“Hacking the system” in that way is becoming the order of the day for those who actually get past algorithmic screeners for an online video interview, as people are now posting ‘how to beat the robot interviewer’ guides online. In these, job applicants are exhorted to be confident, smile, use positive body language, and make eye contact with their virtual interlocutor.

They are largely wasting their time, however, at least with video interview site HireVue. Says Lindsey Zuloaga, HireVue’s chief data scientist, “HireVue will never evaluate a candidate’s personal appearance, eye contact, what they are wearing, or the background where they are taking the interview. Those attributes are not relevant to skills and competencies for a job, and there is no visual analysis used in any of HireVue’s technology.”

Where HireVue does apply machine learning, however, is in the natural language processing it applies to the interviewee’s speech—to analyze their word choice, their use of language, and to check what they say against what Zuloaga calls “a set of job-relevant competencies that research shows indicate success in a role.” HireVue also avoids any kind of emotion detection, she says, as the company does not believe it works or is at all relevant, and is phasing out an earlier system that attempted to measure the perceived “tone” of someone’s voice, too.

As it works downstream of algorithmic hiring screeners, HireVue has a ringside seat to observe what works and what does not. “We agree that résumé screening is broken, and that the traditional résumé is not a valid tool to assess and screen candidates,” says Zuloaga. “Nearly everyone who has applied for a job has seen how broken the process is, and we are working hard to change that.”

Many blue chip companies are realizing this now, too, and some already are acting to deconstruct the worst pillars of algorithmic hiring, including Amazon, General Motors, Ikea, LinkedIn-owner Microsoft, Google, Slack, and McDonald’s. All have established programs designed to seek out the hidden workers Fuller’s team identified.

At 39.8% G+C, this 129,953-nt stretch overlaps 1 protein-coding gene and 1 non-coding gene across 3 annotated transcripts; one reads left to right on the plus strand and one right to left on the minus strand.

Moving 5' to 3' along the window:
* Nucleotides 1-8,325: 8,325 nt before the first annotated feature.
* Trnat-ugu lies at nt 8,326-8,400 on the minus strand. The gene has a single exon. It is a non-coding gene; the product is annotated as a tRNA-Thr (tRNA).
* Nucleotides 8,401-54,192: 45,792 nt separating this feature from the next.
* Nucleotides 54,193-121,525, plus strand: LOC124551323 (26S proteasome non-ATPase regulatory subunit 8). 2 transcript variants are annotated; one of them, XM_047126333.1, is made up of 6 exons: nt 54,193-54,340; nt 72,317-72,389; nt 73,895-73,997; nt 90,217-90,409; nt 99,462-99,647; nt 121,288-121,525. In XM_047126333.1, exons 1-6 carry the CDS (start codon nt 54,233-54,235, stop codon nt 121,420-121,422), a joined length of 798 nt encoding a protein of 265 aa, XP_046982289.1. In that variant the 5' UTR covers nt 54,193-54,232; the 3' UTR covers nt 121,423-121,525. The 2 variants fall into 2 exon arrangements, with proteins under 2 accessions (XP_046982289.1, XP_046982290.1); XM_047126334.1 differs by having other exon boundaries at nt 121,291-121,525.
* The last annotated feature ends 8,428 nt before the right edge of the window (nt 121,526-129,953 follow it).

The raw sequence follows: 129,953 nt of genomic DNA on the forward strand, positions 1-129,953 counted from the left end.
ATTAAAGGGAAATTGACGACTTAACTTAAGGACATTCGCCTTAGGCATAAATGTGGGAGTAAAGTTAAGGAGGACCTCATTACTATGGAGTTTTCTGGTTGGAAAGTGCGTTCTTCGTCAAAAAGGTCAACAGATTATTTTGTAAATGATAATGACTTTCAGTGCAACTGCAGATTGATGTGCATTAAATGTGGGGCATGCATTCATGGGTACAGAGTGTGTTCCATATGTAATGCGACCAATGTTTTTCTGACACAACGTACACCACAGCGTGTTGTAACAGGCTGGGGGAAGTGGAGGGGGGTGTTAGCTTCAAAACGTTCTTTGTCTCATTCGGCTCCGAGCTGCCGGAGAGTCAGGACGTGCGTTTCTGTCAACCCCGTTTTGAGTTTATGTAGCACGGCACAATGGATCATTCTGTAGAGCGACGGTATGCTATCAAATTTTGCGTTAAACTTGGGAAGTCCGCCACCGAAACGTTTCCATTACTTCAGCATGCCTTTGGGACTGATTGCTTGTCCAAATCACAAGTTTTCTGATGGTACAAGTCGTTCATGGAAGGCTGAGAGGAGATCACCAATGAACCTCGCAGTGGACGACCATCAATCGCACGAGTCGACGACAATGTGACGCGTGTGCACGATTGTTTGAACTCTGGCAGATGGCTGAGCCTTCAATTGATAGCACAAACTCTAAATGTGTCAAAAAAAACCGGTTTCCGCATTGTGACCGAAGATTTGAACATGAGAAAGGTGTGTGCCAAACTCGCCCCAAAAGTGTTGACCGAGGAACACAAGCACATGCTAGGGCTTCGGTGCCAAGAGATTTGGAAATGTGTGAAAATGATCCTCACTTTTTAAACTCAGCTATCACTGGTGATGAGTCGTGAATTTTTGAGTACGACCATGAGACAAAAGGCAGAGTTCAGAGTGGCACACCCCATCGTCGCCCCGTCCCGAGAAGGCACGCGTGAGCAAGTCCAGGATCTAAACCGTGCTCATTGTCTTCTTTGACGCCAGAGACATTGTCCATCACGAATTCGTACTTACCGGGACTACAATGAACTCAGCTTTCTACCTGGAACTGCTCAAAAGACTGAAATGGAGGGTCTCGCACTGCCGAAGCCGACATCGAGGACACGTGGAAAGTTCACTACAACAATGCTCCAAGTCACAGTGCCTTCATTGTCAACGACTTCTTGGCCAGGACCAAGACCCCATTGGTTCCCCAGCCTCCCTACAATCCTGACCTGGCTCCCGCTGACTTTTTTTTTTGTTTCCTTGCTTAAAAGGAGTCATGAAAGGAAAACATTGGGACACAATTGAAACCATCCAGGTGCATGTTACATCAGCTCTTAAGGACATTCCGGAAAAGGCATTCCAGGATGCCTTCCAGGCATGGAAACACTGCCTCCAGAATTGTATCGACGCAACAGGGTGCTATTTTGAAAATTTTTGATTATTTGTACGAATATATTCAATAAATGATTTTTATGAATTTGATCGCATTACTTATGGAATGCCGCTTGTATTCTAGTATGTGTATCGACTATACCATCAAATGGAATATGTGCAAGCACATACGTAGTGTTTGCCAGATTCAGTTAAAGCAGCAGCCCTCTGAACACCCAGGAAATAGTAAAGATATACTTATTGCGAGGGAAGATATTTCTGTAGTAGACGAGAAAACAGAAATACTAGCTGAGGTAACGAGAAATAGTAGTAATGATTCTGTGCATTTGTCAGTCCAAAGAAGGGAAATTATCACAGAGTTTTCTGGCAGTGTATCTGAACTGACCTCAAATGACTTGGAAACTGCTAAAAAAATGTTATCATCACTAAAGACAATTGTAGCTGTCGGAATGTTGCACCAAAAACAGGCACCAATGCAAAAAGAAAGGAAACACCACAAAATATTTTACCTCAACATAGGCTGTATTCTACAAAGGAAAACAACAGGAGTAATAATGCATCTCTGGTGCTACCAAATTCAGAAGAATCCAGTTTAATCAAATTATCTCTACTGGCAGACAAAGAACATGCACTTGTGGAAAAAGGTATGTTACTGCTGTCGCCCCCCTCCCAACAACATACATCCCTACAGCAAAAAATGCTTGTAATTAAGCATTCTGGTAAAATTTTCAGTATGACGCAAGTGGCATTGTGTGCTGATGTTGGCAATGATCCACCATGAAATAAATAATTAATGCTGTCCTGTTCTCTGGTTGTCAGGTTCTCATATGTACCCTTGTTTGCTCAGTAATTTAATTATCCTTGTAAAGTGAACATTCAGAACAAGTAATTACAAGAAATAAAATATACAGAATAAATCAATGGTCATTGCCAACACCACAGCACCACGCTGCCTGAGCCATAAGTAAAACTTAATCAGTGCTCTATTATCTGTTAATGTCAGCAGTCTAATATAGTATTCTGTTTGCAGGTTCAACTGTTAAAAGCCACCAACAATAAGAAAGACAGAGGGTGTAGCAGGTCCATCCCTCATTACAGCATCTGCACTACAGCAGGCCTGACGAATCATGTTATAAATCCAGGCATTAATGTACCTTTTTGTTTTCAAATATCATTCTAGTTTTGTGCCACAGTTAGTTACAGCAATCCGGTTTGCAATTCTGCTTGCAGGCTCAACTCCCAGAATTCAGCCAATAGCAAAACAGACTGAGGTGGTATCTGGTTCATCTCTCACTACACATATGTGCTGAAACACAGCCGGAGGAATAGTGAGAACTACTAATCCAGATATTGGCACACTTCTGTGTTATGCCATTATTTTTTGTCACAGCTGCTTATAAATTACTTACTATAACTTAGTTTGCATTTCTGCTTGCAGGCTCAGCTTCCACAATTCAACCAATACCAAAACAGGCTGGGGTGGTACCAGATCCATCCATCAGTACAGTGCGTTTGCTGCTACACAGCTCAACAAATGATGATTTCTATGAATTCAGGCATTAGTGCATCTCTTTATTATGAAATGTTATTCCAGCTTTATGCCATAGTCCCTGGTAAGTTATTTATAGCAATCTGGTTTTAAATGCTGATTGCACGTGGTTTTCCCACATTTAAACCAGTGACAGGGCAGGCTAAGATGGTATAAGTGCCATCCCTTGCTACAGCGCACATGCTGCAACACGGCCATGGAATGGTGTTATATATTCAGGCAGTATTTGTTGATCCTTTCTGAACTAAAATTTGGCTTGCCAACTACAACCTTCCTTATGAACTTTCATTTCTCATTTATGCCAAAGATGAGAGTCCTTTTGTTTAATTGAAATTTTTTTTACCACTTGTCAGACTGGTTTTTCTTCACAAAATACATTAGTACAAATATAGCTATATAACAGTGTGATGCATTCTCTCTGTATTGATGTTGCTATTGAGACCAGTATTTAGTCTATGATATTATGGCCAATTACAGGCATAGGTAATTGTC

While Fuller believes the blame for algorithmic hiring’s failures lies squarely with the specification, not the code—because “code just does what it’s asked to,” he says—there is always the nagging doubt that it might not. The reason? Deep learning neural networks can be “brittle” —that is, they can make unexpected, unexplainable statistical associations that could be unethical, if not even legally actionable.

This risk was highlighted at FAT 20 by Raghavan and his Cornell colleagues. Machine learning, they said, may uncover “relationships that we do not understand” and produce “ethically problematic correlations” about an applicant.

There is a strong precedent for this concern. In late 2018, a client of Minneapolis, MN, law firm Nilan Johnson Lewis was vetting a machine-learning-based résumé screening tool when they realized it had hit upon the perfect fitness factors for a stellar job candidate: the best people to hire, it decided, were people called Jared who played lacrosse.

Fuller believes the blame for algorithmic hiring’s failures lies squarely with the specification, not the code—because “code just does what it’s asked to,” he said.

“Maybe lacrosse is positively correlated with success—perhaps because applicants who played lacrosse have developed some teamwork skills—but it can also be correlated with attributes like gender and race,” says Raghavan.

“Machine learning is designed to uncover these kinds of correlations, but without human oversight, it has no way to know whether ‘lacrosse’ is ethically problematic.” Putting such human oversight in place is what is desperately needed to make algorithmic hiring work more fairly: HR directors would do well to remember what the H stands for in their departmental acronym.

*  Further Reading

Fuller, J. B., Raman, M., Sage-Gavin, E., Hines, K., et al.
Hidden Workers: Untapped Talent Harvard Business School’s Project on Managing the Future of Work, and Accenture, September 2021

Mirowska, A. and Mesnet, L.
Preferring the devil you know: Potential applicant reactions to artificial intelligence evaluation of interviews Human Resource Management Journal, June 2021

Raghavan. M., Barocas, S., Kleinberg, J., and Levy, K.
Mitigating Bias in Algorithmic Hiring: Evaluating Claims and Practices ACM Conference on Fairness, Accountability and Transparency, January 2020

Gershgorn, D.
Companies are on the hook if their hiring algorithms are biased Quartz, October 22, 2018

McKeever, V.
How to ace a job interview with a robot recruiter, CNBC, April 13, 2021